Scope of Practice Issues
    Because APRNs fill a variety of roles, the issues around their scope of practice are just as varied. Some states provide a structure that gives APRNs autonomy, while others mandate direct relationships with physicians that range from supervision to collaboration. All APRNs collaborate or consult with physicians regardless of the state in which they practice. The difference is where they can practice without mandated oversight.
    According to the National Council of State Boards of Nursing 22 states and the District of Columbia allow NPs to diagnose and treat without physician involvement. However, 24 states require a formal, in-writing relationship between all NPs and a physician. Other issues around the scope of practice pertain to prescriptive authorities, with only 13 states allowing NPs to prescribe medications without the direct involvement of a doctor.
    This issue is similar for nurse midwives, with only 18 states allowing them to diagnose and treat without physician oversight. CRNAs are provided the ability to practice without direct supervision of a physician due to the autonomous role they must play in the operating room. Because the role of the clinical nurse specialist spans a wide range of activities, there isn’t a unified scope of practice.
    Improving Access to Care
    In 2008, the APRN Consensus Work Group developed The Consensus Model to standardize regulations. The model, which included education, certification, licensure, and accreditation was endorsed by 48 regulatory and professional groups. It allowed for increased access to care by increasing state-to-state mobility for practitioners and culminated in 23 states removing practice barriers and implementing this model. However more than half of all states continue to have practice barriers for APRNs to deliver a full range of primary care services.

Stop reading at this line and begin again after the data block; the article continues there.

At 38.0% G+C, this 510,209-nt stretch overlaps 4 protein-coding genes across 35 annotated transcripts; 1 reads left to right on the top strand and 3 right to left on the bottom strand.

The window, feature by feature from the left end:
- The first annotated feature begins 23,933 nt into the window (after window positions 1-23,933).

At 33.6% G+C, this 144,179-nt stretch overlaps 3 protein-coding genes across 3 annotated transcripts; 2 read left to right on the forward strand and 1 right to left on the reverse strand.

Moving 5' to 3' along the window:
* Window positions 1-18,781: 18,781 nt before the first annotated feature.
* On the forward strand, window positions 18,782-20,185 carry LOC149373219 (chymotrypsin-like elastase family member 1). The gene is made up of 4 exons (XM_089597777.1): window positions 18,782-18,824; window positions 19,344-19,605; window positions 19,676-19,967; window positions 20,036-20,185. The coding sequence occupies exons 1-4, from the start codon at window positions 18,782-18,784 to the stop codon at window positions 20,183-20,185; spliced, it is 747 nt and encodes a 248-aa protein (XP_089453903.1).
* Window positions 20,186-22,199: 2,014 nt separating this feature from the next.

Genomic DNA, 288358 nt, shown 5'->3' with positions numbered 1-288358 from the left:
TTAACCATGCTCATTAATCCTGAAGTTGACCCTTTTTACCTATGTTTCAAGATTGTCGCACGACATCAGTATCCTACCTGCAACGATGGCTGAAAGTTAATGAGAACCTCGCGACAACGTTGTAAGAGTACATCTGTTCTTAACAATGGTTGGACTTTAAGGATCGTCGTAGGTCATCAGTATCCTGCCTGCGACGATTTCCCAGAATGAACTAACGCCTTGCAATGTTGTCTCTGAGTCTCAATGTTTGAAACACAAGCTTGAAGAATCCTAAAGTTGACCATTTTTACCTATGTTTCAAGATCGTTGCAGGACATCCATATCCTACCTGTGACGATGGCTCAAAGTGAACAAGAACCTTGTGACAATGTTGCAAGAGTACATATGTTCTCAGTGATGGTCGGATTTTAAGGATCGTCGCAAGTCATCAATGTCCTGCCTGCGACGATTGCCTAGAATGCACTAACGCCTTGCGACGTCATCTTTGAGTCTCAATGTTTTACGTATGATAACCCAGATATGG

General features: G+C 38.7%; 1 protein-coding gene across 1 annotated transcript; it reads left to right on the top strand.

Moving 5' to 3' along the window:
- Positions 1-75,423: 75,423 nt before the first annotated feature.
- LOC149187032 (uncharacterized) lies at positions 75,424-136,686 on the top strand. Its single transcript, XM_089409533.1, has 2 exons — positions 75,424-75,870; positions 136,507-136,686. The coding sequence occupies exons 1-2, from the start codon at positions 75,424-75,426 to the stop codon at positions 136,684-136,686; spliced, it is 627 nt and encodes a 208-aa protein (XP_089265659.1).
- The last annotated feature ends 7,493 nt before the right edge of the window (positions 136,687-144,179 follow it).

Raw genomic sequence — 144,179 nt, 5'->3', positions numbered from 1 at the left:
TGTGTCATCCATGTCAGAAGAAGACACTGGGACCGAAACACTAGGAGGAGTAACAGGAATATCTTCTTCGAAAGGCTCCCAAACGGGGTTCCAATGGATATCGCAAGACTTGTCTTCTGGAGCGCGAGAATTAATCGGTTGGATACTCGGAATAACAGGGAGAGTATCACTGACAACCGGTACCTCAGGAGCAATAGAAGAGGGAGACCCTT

APRNs and the Patient
    These care limitations don’t just affect the APRN practitioner. Limiting the scope of practice for clinicians trained to be autonomous deeply impacts the ability of patients to access needed care. Several literature reviews have drawn support for giving APRNs the ability to work to their full practice authority. Multiple studies have shown care outcomes between APRNs and physicians to be similar, and some APRN measures are superior. One study examined patient satisfaction in the critical care setting and found that nurses performed better in categories such as listening, teaching, pain management, and answering questions when compared with physicians.
    At their core, APRNs are nurses. It’s not surprising that nurses continue to top the list as the most trusted profession in America. It seems that when innovative, comprehensive care is needed, the industry turns to nurses to fill care gaps. APRNs are in a unique position to increase access and minimize disparities in care over the next few decades. Where do you see the role of the APRN in 20 or 30 years?
  25. Like
    tnbutterfly, BSN, RN got a reaction from not.done.yet, MSN, RN in Nurses Call the Governor of Tennessee   
    FYI...allnurses published a short Press Release this past Thursday about this story and the resulting discussion occurring on allnurses.  Feel free to share this press release.
    Breaking Coverage of Nurse Indicted on Charges of Reckless Homicide
    While we may not all agree on the exact punishment that the nurse should receive, I am so glad that all who have posted on allnurses about this topic have been very respectful in engaging in a conversation that should be shared with the public.  There are many possible underlying mitigating circumstances that definitely need to be discussed. And there is much to learn from this devastating case.